I just finished reading the USCCB statement on Obama, politics and abortion. Once again our bishops come across as people who are entirely convinced there is no other political issue in America than abortion. They raise the spectre of Obama signing the Freedom of Choice Act into law, and they do it very forcefully. The reality is, FOCA has never made it out of committee and probably never will. Obama will never sign a law that can't get out of committee because he can't. It's that simple.
I'm not sure I get what the bishops are trying to do with this focus on FOCA. It's not like this bogeyman wasn't brought up endlessly in election campaigning. It didn't have the desired effect then, so why keep bringing it up? Instead of rehashing ineffective arguments, maybe they should take a good look at the Catholic electorate and their opinions on family planning. Here are some they could check out:
In a poll commissioned by Planned Parenthood last year, Catholic voters were asked to name their largest concerns around the issues of abortion and family planning.
The number-one response was that there are "too many unwanted children in America whose parents can't take care of them."
Second, they said government was too quick to interfere with people's personal lives and private decisions.
And third, government was not doing enough to provide education and resources to help people make responsible decisions about sexual behavior and pregnancy..
In fact, Catholic voters are more likely to support comprehensive sex education in schools (78 percent) than the general public (76 percent). And 86 percent of Catholics favor launching a major effort to reduce the number of unintended pregnancies by both increasing the availability of contraception for low-income women and by providing teens with comprehensive sex education.
Put simply, Catholic voters, just like the rest of America, want government to focus on solving problems for American families, such as increasing access to affordable health care and helping children stay healthy and safe and not become parents before they are ready.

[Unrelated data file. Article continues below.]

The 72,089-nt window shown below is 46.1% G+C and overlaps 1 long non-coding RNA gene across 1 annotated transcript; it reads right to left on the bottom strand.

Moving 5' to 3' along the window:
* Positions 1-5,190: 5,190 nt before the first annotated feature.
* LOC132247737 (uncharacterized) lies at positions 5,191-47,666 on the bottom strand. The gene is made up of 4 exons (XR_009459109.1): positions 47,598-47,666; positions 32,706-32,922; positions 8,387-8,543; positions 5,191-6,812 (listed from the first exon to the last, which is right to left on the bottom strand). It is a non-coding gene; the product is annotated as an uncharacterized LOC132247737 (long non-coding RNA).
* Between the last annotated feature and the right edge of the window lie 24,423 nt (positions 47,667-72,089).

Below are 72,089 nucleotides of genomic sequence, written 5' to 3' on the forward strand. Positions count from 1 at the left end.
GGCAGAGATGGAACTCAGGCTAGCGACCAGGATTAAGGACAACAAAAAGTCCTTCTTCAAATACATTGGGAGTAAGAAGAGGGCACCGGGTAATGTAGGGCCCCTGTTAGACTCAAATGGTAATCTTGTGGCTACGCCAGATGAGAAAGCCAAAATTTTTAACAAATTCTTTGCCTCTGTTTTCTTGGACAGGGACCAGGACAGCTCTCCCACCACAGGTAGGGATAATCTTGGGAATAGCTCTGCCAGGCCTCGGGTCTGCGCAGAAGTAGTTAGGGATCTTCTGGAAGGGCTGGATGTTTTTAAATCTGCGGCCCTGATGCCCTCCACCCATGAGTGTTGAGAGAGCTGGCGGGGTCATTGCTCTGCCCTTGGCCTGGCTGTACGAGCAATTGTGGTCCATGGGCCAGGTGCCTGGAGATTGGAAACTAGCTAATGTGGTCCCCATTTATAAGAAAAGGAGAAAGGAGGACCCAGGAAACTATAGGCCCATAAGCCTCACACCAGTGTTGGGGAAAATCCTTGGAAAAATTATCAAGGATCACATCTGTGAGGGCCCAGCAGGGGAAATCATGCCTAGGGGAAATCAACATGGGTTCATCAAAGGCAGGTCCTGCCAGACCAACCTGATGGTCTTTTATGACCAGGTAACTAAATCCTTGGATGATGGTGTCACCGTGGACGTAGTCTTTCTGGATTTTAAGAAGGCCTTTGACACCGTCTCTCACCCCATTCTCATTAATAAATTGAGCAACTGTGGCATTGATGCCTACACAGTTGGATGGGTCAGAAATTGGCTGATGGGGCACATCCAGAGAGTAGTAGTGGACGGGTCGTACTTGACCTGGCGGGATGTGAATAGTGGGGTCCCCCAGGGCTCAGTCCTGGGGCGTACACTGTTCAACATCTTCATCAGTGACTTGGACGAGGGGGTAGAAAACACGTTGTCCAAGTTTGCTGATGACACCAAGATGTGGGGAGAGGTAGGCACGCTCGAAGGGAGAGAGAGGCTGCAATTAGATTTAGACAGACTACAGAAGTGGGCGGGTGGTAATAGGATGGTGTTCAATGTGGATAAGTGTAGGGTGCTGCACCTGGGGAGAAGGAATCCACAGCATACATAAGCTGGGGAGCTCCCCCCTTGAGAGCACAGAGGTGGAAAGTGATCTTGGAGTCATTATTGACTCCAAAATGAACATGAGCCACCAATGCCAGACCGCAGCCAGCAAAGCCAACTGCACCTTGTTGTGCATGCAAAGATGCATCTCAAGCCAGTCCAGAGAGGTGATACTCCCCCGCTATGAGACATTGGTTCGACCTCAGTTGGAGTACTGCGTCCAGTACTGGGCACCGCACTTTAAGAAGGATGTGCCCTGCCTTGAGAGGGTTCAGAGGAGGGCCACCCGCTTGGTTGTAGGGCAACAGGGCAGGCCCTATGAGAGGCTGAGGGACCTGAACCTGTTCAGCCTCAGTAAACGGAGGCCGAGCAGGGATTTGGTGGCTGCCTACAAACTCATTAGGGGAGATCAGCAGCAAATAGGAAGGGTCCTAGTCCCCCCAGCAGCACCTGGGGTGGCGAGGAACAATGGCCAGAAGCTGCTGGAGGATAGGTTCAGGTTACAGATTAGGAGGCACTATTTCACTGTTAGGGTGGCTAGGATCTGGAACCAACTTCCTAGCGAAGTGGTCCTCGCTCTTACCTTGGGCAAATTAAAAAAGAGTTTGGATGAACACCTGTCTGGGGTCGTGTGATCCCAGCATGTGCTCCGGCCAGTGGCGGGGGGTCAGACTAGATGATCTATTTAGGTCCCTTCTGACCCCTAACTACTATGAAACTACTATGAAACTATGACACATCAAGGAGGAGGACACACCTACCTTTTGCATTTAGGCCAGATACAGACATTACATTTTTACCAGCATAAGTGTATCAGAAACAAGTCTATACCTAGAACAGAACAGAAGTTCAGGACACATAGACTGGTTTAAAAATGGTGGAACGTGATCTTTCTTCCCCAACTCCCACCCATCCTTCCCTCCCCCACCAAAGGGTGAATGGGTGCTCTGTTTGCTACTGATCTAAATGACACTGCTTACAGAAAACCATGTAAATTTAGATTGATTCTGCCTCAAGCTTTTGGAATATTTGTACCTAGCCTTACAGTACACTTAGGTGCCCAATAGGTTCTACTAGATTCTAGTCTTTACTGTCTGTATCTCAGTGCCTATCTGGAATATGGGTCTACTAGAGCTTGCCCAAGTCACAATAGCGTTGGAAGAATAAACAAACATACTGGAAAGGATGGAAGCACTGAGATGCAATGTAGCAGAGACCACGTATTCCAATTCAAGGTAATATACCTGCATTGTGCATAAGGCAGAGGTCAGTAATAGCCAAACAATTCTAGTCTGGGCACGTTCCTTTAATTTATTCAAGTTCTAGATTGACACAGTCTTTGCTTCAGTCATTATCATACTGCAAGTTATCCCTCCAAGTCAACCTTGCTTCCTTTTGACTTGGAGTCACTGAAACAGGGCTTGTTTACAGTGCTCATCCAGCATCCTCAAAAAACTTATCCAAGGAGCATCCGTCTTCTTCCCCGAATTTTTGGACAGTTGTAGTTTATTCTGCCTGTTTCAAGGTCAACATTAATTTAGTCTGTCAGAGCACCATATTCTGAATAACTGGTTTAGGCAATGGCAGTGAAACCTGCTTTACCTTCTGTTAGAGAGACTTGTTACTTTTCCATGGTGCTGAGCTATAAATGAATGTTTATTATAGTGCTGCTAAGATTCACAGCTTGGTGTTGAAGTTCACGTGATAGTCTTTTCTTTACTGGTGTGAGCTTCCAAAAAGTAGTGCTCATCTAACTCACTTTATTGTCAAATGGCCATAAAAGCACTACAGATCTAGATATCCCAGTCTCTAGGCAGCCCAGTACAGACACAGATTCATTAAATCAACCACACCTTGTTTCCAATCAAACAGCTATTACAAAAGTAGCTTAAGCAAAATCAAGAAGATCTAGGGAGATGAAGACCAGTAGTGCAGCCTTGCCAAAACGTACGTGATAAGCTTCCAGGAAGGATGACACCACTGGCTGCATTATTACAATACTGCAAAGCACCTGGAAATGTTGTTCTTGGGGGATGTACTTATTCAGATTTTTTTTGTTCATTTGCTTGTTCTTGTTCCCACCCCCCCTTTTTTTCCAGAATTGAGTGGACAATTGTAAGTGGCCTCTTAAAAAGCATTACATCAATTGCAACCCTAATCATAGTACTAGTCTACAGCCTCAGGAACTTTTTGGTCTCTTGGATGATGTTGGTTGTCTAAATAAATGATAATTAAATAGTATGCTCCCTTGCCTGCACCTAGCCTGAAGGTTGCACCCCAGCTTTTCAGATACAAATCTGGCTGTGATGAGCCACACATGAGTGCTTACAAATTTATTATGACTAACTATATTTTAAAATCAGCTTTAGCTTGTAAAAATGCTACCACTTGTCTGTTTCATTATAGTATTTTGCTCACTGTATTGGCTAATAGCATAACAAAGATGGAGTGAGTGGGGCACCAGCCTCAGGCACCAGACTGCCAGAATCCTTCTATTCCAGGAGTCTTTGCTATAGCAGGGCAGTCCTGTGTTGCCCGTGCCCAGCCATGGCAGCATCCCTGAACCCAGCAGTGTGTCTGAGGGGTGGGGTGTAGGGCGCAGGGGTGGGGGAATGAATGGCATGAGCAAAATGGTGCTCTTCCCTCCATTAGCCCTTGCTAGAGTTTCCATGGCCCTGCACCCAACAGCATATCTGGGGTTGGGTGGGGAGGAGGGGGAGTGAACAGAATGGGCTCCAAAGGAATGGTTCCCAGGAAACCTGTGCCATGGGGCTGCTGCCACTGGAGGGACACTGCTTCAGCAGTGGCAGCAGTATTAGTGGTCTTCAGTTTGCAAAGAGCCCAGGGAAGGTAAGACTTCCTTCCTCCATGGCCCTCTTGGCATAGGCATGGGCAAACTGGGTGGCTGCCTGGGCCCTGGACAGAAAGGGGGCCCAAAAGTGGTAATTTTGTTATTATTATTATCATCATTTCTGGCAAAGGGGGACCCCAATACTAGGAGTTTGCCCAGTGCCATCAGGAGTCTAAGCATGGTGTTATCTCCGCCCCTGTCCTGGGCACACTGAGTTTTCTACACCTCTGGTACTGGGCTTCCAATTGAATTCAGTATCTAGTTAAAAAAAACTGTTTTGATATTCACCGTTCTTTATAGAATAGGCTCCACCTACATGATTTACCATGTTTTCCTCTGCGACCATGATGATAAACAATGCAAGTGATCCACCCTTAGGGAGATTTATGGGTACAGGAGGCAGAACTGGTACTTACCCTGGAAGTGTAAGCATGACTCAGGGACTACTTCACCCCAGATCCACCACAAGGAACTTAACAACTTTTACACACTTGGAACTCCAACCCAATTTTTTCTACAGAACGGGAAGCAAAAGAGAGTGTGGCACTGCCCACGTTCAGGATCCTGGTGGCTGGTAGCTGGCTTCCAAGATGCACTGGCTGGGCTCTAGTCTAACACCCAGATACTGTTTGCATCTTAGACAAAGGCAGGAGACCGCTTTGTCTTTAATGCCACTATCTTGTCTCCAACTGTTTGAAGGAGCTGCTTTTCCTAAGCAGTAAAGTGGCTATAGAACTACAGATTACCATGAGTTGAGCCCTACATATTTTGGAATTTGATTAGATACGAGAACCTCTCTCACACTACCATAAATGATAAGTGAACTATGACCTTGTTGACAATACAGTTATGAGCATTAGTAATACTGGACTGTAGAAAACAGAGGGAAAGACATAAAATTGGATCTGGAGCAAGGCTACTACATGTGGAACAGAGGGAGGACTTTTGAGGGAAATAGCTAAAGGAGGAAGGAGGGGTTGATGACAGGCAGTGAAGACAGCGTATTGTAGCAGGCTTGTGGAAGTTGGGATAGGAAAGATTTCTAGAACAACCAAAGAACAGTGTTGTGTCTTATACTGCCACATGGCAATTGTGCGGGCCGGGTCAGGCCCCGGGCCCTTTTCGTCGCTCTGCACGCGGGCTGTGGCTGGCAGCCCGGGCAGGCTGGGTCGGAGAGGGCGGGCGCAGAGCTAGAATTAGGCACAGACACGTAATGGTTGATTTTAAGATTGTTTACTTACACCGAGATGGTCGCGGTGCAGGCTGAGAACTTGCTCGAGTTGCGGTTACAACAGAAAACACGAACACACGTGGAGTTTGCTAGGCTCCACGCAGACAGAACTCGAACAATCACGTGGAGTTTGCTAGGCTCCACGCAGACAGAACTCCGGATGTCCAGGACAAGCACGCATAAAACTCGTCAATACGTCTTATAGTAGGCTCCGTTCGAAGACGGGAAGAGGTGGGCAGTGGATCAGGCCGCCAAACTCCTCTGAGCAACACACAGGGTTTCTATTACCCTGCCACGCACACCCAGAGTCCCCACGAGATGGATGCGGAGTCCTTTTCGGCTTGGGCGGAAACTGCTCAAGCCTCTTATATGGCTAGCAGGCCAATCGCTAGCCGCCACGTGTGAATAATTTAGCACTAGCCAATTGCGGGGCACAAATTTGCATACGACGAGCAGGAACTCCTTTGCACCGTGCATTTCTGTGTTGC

First off I understand the poll was issued by Planned Parenthood and I have some questions about how the questions were worded and what options were given. On the other hand, Catholic voting in this election fell in line with these sentiments.
Obama promises to deliver on all of them. The 86 percent is fully in line with the numbers of Catholics who admit to using birth control. Using birth control lowers the rate of abortion, unless, like our Catholic bishops, you insist on seeing some forms of oral contraceptives as abortifacients. For that matter the whole process of pregnancy is an abortifacient in that 25-30% of pregnancies spontaneously abort. Perhaps the solution should be to ban pregnancy.
Then I look at the anti gay marriage initiatives which our bishops put a lot of time, effort, and money into, and I wonder if they really read them. The initiative in Arkansas is a direct attack on all families, not just gay families. In a real sense this initiative mandates marriage in order to adopt or provide foster care for children. In my own circle of acquaintances there are at least four straight grandparents who could not adopt their grandchildren because they are not living in an appropriate marriage situation. They are not at all pleased with this initiative.
If I were to engage in the 'what if'' worse case scenario fear mongering Cardinal George has done with FOCA, I could go on and mention the very real possibility that this Arkansas initiative could be interpreted to mean adopted children can be taken away from their parents unless they marry like good Christians. Take that grandma. Take that grandpa. Who cares about your kids, it's the principle of keeping those gays in their places which is at stake here.
Sometimes I wonder if the bishops actually care about real kids, not the hypothetical unborn kids, but real kids. The kind of kids who come from single homes, the gay kids born to good Catholic families, the kids who wind up on the street, the kids born to teen age mothers, the kids born from gay parents who got into straight marriages and couldn't make it work. Real kids.
Maybe they're just too busy. I mean they have all those real excommunications to work on now and probably new guidelines for determining which Catholic politicians will be denied communion, and new guidelines about self excommunication for all those Catholics who voted for the 'party of death', and new guidelines about excommunicating women priests and their supporters. With all that on their plate, maybe they can be forgiven for dragging on with old losing strategies. They can't have much time to think up any new ones.